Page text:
Representatives from the above five local land-conserving groups formed this committee. But we also sought input and assistance from IDNR, NIRPC, and other relevant agencies to assist in our efforts. But we knew that to ultimately succeed in this effort, we must have public support—most particularly, from forest landowners. This conservation effort had to encompass forestland that was or would become a great variety of things, like nature preserves—wildlife recreation areas—working forests— buffers for eco-friendly development—and more! It would involve the systematic gathering and coordination of a myriad of valid scientific data. It would have to be an incentives program that strongly appealed to forest owners, the scientific community and public at large.
The protection of these forestlands would variously involve acquiring land ownership and/or conservation easements... supporting conservation restrictive easements and IDNR programs, like Classified Forest & Wildlands... end conducting site visits, many site visits... and much more. All of these above land-conserving organizations currently own certain portions Of the Moraine Forest. The LPCCT, for example, owns Wintergreen Woods (which is also part of the Boreal Forest). And government agencies , like La Porte and Porter county park departments, the Indiana Department Of Natural Resources and the Indiana Dunes National Lakeshore all own some portions of the Moraine Forest.
Many private landowners have also enrolled their woods in the IDNR Division of Forestry's Classified Forest and Wildlands Program. These programs provide major property tax breaks, along with forest management guidance, for landowners who partake in them. (See Map 6 & Map 7.)
Despite all of these above-noted efforts, the Moraine Forest has still continued to remain largely without permanent protection. So the Moraine Forest Committee developed this initiative to address the problem. While Shirley Heinze Land Trust became the lead agency in the initiative, the LPCCT remained a prime mover in the Moraine Forest Committee, and in this effort.
The first step was the prioritize Moraine Forest parcels into high, medium and low categories based upon their ecological values, With the support of the Moraine Forest Committee, SHLT undertook a detailed categorizing and Wink Shirley mapping project of the Moraine Forest individual parcels. [ Heinze Land Trust Moraine Mapping Project (select the Boreal Flatwoods Conservation Planning Project tab) ]
The next step was to hone-in on zones within the Moraine Forest Committee that would function as Core Areas. And eight Core Areas were developed to become the nuclei of this initiative. Within them, an informational campaign regarding the nature and value of these forested lands would be undertaken to introduce to their owners, including a package of incentives for conserving them in their forested state. This included conservation easements. Where a configuration of higher priority parcels existed, and willing seller(s) wished to divest of these parcels. acquisition of them by one of the land conserving organizations would be sought.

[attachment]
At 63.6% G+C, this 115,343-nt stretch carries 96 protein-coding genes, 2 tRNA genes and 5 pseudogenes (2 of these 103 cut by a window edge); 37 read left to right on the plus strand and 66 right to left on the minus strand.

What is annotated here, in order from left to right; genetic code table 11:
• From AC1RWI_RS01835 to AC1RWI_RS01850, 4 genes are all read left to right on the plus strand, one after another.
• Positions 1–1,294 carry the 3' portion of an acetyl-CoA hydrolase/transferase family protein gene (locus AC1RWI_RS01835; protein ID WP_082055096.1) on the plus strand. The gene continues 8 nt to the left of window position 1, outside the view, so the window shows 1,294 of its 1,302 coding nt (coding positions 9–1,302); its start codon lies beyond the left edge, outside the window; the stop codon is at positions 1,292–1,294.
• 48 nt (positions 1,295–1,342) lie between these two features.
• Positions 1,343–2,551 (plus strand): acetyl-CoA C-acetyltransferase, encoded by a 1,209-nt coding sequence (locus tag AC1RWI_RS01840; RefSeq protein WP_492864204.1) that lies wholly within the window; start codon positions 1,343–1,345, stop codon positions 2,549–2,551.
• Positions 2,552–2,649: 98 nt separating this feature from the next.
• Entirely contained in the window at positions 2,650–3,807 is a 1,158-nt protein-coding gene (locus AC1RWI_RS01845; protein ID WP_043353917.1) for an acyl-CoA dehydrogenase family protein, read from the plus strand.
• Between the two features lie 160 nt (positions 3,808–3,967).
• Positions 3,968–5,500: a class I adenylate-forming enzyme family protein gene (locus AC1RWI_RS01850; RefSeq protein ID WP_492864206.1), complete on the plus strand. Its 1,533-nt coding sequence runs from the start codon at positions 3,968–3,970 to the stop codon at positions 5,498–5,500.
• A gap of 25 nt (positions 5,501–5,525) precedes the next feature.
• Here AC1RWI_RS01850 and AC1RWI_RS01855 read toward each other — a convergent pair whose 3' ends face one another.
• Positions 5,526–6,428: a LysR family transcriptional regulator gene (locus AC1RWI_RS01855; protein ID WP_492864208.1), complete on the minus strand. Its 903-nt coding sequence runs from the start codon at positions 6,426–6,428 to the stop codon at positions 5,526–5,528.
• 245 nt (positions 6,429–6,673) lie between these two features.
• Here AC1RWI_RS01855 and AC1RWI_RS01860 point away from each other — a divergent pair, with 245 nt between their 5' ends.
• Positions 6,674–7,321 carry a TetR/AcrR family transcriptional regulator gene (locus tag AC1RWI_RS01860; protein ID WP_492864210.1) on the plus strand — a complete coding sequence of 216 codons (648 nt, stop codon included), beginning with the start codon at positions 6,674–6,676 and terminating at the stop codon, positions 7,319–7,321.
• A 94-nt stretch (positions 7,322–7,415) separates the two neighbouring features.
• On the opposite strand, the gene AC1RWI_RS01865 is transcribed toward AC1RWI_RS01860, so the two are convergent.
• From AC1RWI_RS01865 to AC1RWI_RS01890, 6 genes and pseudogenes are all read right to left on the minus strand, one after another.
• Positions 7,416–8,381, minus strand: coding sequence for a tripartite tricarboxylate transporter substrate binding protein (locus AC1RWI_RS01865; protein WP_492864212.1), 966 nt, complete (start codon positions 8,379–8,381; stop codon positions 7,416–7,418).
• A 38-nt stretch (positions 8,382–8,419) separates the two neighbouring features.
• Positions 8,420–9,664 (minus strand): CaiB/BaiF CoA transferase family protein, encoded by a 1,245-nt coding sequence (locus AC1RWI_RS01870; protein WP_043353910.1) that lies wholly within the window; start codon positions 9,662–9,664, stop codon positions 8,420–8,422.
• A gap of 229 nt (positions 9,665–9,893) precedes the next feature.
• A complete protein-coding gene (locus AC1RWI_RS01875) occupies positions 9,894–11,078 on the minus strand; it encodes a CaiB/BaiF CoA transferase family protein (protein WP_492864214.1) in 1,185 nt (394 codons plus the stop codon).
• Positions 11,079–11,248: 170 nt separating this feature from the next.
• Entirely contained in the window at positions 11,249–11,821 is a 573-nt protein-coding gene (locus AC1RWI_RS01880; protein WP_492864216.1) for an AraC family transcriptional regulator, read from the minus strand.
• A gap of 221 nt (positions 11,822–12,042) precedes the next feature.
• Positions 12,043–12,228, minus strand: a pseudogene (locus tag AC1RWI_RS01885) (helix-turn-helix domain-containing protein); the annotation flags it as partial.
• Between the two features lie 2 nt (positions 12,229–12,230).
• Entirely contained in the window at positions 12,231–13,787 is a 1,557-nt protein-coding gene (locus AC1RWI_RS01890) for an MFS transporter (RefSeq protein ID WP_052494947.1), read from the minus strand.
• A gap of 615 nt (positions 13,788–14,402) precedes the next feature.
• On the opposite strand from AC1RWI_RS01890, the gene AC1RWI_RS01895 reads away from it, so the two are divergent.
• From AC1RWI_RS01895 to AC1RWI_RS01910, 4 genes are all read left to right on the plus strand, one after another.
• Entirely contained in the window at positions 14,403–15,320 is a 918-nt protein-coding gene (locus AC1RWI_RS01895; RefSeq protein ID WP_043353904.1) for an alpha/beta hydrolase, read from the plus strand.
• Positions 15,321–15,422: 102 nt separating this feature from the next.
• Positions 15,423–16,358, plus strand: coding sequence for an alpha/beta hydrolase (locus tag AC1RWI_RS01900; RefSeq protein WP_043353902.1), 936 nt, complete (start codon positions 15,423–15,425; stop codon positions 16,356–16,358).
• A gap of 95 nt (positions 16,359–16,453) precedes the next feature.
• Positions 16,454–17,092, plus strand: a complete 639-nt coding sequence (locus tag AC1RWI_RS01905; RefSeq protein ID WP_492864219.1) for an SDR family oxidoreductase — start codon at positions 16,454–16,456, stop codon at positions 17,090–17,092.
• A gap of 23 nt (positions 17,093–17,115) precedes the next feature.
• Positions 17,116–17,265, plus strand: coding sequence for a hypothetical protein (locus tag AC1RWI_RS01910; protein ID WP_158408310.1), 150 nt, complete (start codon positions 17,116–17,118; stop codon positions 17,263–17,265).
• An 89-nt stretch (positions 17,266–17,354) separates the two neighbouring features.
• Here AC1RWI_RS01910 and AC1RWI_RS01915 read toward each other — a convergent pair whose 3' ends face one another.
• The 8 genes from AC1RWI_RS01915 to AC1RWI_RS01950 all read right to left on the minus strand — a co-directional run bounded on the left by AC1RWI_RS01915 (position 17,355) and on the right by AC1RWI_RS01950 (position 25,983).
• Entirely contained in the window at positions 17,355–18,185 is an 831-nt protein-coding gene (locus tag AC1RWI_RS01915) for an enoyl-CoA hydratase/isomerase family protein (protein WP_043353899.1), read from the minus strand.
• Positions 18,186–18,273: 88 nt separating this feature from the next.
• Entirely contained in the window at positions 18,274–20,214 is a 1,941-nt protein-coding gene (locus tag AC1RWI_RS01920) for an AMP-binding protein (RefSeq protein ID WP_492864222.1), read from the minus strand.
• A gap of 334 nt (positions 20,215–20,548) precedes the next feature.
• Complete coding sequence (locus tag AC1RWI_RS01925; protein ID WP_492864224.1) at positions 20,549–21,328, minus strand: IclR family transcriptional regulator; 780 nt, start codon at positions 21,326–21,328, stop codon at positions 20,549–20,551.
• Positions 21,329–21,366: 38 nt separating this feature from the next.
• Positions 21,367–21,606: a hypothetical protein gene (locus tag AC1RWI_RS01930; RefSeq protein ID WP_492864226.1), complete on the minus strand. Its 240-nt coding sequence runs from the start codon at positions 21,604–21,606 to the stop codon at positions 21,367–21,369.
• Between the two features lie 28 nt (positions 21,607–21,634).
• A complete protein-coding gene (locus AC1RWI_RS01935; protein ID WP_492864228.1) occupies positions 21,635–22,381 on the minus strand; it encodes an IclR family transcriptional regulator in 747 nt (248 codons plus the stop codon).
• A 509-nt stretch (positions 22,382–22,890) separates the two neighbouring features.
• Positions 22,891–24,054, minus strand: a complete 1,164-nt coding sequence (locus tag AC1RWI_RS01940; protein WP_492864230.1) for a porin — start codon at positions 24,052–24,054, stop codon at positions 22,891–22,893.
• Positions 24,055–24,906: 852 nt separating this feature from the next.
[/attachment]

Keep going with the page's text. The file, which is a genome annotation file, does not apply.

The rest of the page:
These Core Areas are surrounded by Hubs. These hubs are tied together by larger wild-land connectors called Corridors and smaller wild-land connectors to other hub systems called Links. These Core-Hub-Corridor-Link components form the basic units for land conservation networks. (See Map 8) They are used in the Moraine Forest Initiative to prioritize where to begin conservation efforts, and later where to expand these efforts from that beginning.
But it is important to remember that you look at a composite measure including an array of values like impact from fragmentation, soil & water qualities, invasive species danger, present bio diversity (both faunal & floral), recreation value and wood products production, the ENTIRE Moraine Forest ranked among the priority forest areas across the state. ( See Map 9) And when you focus on Northwest Indiana, that priority ranking stands out even more. ( See Map 10)
If you are a forest owner and your land lies within Moraine Forest and are interested in seeing your forest land remain in its natural state, in perpetuity. Then, you may wish to inform the LPCCT, and other member organizations of the Moraine Forest Committee, about yourself and forest land, by leaving your name and contact information at this email link.
Or even if you don't own any forest land, but you love forests and the wildlife that lives within them. Then, you may wish to volunteer to help this noble effort to save them, by leaving your name and contact information at link. Thank you for your interest in this vitally important subject. this Also, the LPCCT always appreciates monetary donations to help maintain our existing trust properties, and work toward further land preservation in La Porte County.